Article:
Described herein are user-specified level of detail (LOD warning thresholds. In addition to detecting attempts to read from uncommitted regions of a sparse texture, the GL can also signal to the shader that it required texels that reside at LODs below some user specified threshold. This may be used, for example, to specify a watermark and to provide feedback to an application before it attempts to fetch from uncommitted texture regions. Any attempt to fetch from lower LOD than the user-specified LOD warning level will generate an LOD warning, which may be detected in the shader by calling the sparseTexelMinLodWarning built-in function. When this function returns <true>, the sparseTexelLodWarningFetch function may be called to determine the requested LOD that generated this warning. If the data representing this LOD is resident, the texture read will still return valid texel data.

To specify the user-defined LOD watermark for a texture, call TexParameteri with <target> parameter set to a valid texture target, and with <pname> parameter set to MIN_LOD_WARNING_AMD. Setting MIN_LOD_WARNING_AMD to zero effectively disables the warning.

Described herein is uncommitted texture images. If a standard texture function is used to sample from a region of a texture image where storage is uncommitted, undefined data is returned to the shader, (although no instability results). If the application can guarantee that this will not occur, (such as when well defined texture coordinates are used with a texture atlas, for example), then standard texturing functions may be used with partially resident textures. If there is a possibility that at the time of use, data in the texture may be non-resident (uncommitted), one of the sparse texture functions may be used to determine the residency status of the data.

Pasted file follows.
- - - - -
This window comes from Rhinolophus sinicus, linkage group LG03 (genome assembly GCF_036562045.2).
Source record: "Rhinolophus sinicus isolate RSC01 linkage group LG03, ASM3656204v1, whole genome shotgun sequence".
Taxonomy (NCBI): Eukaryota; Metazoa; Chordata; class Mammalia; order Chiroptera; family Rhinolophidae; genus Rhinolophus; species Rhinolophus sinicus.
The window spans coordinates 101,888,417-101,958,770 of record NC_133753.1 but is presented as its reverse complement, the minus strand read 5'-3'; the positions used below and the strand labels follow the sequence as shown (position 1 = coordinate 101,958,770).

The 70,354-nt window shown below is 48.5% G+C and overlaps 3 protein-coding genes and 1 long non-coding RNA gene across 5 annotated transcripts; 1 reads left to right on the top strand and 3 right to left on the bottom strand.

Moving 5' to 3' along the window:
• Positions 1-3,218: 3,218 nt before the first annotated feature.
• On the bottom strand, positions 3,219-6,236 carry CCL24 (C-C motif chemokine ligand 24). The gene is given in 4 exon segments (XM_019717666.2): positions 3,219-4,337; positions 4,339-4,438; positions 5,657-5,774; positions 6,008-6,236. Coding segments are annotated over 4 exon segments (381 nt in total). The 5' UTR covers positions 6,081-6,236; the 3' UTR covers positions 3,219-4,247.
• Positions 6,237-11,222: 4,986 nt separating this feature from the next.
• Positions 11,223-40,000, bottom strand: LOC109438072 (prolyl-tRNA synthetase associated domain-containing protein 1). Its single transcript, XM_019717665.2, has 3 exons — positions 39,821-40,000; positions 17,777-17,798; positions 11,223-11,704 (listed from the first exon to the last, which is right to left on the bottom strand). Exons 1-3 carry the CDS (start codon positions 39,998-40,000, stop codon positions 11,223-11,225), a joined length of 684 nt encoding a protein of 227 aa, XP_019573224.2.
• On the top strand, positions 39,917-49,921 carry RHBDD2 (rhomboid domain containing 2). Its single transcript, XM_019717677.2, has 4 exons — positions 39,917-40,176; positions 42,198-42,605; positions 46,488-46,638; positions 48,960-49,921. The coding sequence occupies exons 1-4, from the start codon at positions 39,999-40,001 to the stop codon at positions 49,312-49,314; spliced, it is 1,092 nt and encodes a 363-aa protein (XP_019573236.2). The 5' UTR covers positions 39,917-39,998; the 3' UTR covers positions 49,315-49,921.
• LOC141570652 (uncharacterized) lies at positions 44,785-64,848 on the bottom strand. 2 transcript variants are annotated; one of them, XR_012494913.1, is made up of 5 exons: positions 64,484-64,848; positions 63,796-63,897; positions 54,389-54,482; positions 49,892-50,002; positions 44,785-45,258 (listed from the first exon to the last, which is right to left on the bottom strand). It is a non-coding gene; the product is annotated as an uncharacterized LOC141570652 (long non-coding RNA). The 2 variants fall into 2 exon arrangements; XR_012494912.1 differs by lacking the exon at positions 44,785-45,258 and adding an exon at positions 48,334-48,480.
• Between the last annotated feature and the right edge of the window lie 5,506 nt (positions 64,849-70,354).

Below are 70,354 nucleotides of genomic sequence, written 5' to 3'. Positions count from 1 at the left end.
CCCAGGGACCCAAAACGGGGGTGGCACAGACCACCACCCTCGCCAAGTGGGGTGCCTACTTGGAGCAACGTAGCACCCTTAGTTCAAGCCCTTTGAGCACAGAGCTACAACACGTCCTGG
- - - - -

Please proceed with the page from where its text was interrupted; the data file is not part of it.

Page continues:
The use of partially resident textures allows for tighter integration between virtual memory system and texture units. This is accomplished by exposing residency information to the shaders using the sparse_texture extension. This allows for the propagation of acknowledgement/non-acknowledgement signals from the memory controller to the shader cores and provides well defined behavior for access to non-resident memory pages. Residency information may be sent to shaders using new OpenGL shading language (GL SL) texture functions. Examples for partially resident texture usage is shown in Table 5.

TABLE 5 Create PRT: GLuint tex; glGenTextures(1, &tex); glTextureStorageSparseAMD(tex, GL_TEXTURE_2D, 8192, 8192, 1, 0, GL_TEXTURE_STORAGE_SPARSE_AMD); Bind to use: glBindTexture(GL_TEXTURE_2D, tex); Read in shader as normal: out vec4 color; uniform sampler2D prt; color = texture(prt, texcoord); Retrieve residency information using new built-in functions: int code; code = sparseTexture(prt, texcoord, color); if ( !sparseTexelResident(code) ) { // Handle non-resident case }

The sparse texture functions return a condition code indicating the success of a texel fetch operation. If texture data is present at the sampled location, the texture data is returned in the <texel> inout parameter and the function returns zero. If texture data is not present at the sampled location, <texel> is unmodified and the function returns a non-zero status code. It is then the responsibility of the shader to determine the appropriate course of action. See Tables 6-7 for functions of the sparse_texture extension and Tables 8-9 for textures, (state per texture object).